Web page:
Patty was the type of pigeon who always had a sense of adventure and an active curiosity. She lived in a brick hole near the top of a building near Union Station, in Washington D.C.
Patty loved watching the trains come in and go out of the station. She loved the clackety-clack sound of the trains as they picked up speed going down the train track. And she loved the loud whistle that the train made.
Just before the train would blow its whistle, Patty would throw back her head and pretend as if the train's glorious whistle sound was coming directly from her own beak. Her friends looked at her a little strange when she did this, but those poor pigeons had no idea what it's like to ride a train.
Patty knew almost everything there is to know about trains since she once took the Amtrak train all the way to Boston. Actually, that's not totally true. She first took the train to Philadelphia, and then caught a second train to Boston.
First, fly down to the train tracks and pretend as if you're just pecking around for sandwich crumbs. Act as if you're just a regular pigeon looking for the odd scrap of food.
Then make your way over to the doorway of one of the cars of the train. All the while, pretend as if it is the furthest thing on your mind to hop onto a train.
When you get near to one of the doorways to the train, check to see that there aren't any conductors too close to you. Then just at the moment when someone is getting on or getting off the train, pretend as if you're startled and fly up into the air while screeching just a bit.
The hurried traveler may take notice of you for a second, but you can be sure that they will be quickly on their way. Then when you're up in the air near the doorway to the train car, pretend as if you accidentally land on the top step of the doorway of the train car.
Then pretend as if your sense of curiosity is so strong that you need to take a quick peek inside the train car. Waddle a little bit forward in the way that they tell you to do in the Pigeon's Acting Book. Then you can duck underneath one of the first seats you come to, put your head underneath your wing, and then snooze all the way until the train has completely left the station.
It's important that you not engage in regular pigeon clucking when you're hiding underneath the train seat. If the man in the seat above you is carrying on and on in the most boring way imaginable, resist the temptation to cluck. And if the kids in the seats across the aisle always seem to be making a big fuss about everything, resist the temptation to cluck.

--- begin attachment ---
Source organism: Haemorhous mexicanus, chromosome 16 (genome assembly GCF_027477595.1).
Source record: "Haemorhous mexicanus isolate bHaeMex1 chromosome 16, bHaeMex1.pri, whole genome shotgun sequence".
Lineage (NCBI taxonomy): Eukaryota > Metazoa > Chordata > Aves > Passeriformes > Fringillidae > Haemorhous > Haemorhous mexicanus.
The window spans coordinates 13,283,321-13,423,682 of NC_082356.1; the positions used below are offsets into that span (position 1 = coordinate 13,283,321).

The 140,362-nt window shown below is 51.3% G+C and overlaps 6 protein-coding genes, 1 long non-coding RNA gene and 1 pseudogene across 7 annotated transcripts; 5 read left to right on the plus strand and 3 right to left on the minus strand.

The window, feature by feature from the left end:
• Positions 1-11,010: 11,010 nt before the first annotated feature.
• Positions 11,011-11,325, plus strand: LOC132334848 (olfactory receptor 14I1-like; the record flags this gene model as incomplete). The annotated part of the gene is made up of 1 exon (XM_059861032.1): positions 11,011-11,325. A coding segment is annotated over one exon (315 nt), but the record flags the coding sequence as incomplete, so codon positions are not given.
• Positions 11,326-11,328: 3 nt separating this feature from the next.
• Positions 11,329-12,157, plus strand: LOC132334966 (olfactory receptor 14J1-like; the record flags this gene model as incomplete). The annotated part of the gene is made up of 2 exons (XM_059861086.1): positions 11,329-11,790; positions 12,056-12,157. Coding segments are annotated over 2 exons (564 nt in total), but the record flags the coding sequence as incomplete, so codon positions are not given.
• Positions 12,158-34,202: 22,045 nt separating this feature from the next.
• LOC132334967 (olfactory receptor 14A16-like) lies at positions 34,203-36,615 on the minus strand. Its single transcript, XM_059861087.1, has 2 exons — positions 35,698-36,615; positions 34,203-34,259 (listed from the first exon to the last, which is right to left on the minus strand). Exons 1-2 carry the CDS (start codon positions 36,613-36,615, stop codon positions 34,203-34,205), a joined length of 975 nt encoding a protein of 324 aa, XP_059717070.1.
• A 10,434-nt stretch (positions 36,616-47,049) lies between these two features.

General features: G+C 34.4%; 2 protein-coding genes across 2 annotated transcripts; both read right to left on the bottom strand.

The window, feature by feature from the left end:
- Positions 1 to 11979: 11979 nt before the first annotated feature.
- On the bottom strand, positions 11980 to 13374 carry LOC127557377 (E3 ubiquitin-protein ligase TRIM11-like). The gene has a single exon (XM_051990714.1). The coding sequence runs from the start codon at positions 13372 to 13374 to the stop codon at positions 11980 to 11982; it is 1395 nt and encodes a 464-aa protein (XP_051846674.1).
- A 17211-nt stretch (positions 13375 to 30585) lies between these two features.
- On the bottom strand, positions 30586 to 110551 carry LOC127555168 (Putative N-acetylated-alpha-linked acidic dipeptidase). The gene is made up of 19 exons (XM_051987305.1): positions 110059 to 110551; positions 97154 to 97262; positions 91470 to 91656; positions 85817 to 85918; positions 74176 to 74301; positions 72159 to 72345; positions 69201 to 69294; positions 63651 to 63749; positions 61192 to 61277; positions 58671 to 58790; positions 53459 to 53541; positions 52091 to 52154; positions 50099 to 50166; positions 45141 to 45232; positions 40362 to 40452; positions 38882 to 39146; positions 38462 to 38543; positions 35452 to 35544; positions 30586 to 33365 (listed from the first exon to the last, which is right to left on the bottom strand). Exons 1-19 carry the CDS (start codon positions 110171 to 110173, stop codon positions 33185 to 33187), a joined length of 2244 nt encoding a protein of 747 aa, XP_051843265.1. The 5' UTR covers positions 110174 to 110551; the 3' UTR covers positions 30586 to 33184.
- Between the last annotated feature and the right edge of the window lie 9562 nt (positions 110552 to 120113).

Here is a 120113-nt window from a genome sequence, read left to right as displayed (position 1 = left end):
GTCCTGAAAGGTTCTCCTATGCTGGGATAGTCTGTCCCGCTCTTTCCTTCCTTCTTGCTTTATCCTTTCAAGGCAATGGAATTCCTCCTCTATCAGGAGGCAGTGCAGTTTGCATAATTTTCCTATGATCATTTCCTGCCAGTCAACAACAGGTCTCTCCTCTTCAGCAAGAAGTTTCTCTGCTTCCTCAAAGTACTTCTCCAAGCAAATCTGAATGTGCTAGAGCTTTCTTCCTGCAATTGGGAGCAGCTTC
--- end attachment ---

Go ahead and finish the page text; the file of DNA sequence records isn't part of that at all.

The first big city you will reach is Baltimore. You know you have reached Baltimore when the train conductor yells over the loudspeaker. "Baltimore! Baltimore! I can't imagine a city with anything more. Baltimore!"
The second big city you will reach is Wilmington, Delaware. You know that you have reached Wilmington when the conductor yells out, "Wilmington! Wilmington! The best place to play badminton is Wilmington!"
After the Wilmington train stop you will reach Philadelphia, Pennsylvania in about twenty minutes. You know that you have reached Philadelphia when the conductor yells out, "Philadelphia! Philadelphia! Best philharmonic in the world. Philadelphia!"
Philadelphia has a fine train station well worth visiting. I once spent a week there visiting some cousins.
After Philadelphia the train gets to Trenton, New Jersey. You know you have reached Trenton when the conductor yells, "Trenton! Trenton! Terrific Trenton!"
About an hour after leaving Trenton the train pulls in to New York City. If you're a pigeon who likes opera or Broadway plays, it's worth getting out at this stop.
I personally like to stay on the train for the twenty minutes that the train stops in New York City. One of the stops after New York City is New Haven, Connecticut. A friend of mine from high school is going to law school at Yale University, in New Haven. Yale has a fine law school, especially if you're interested in Pigeon Law, International Pigeon Law, or Criminal Pigeon Law.
About two hours after New Haven you reach Providence, Rhode Island. Here the conductor usually yells out, "Rhode Island! Rhode Island! Take the Rhailroad to Rhode Island!"
And within an hour of leaving Providence the train pulls into the central Amtrak station in Boston. Stay underneath your seat until all the passengers have gotten off the train. Then pretend as if you're a Boston pigeon who accidentally jumped up onto the top step of the train's car.
With a squawk, jump up into the air and pretend as if someone almost stepped on you. The train conductor will never ask a pigeon for a ticket if they think that someone almost stepped on you. You can then take your time visiting Boston before catching a train back to Washington DC. An excellent place to visit is the Boston Commons, the large park in the center of Boston. Some of the best crumbs from the best sandwiches in the nation fall onto the ground in the Boston Commons.
Also, you might enjoy visiting Harvard University, in nearby Cambridge, Massachusetts. Harvard is a place where human beings go to try to become as smart as pigeons.
But don't be too concerned about human beings catching up to the intelligence of pigeons. Until human beings figure out a way to ride the train for free from Washington DC to Boston and back, we pigeons will always be smarter than they.
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[This story may be freely copied and distributed for noncommercial purposes. In particular, it may be freely used for any freeeware or shareware software projects. (I'd love to see a copy of anything you make with this.)
I'd be happy to communicate with any software development companies interested in producing multimedia stories. I've written a bunch of stories that lend themselves to multimedia presentation.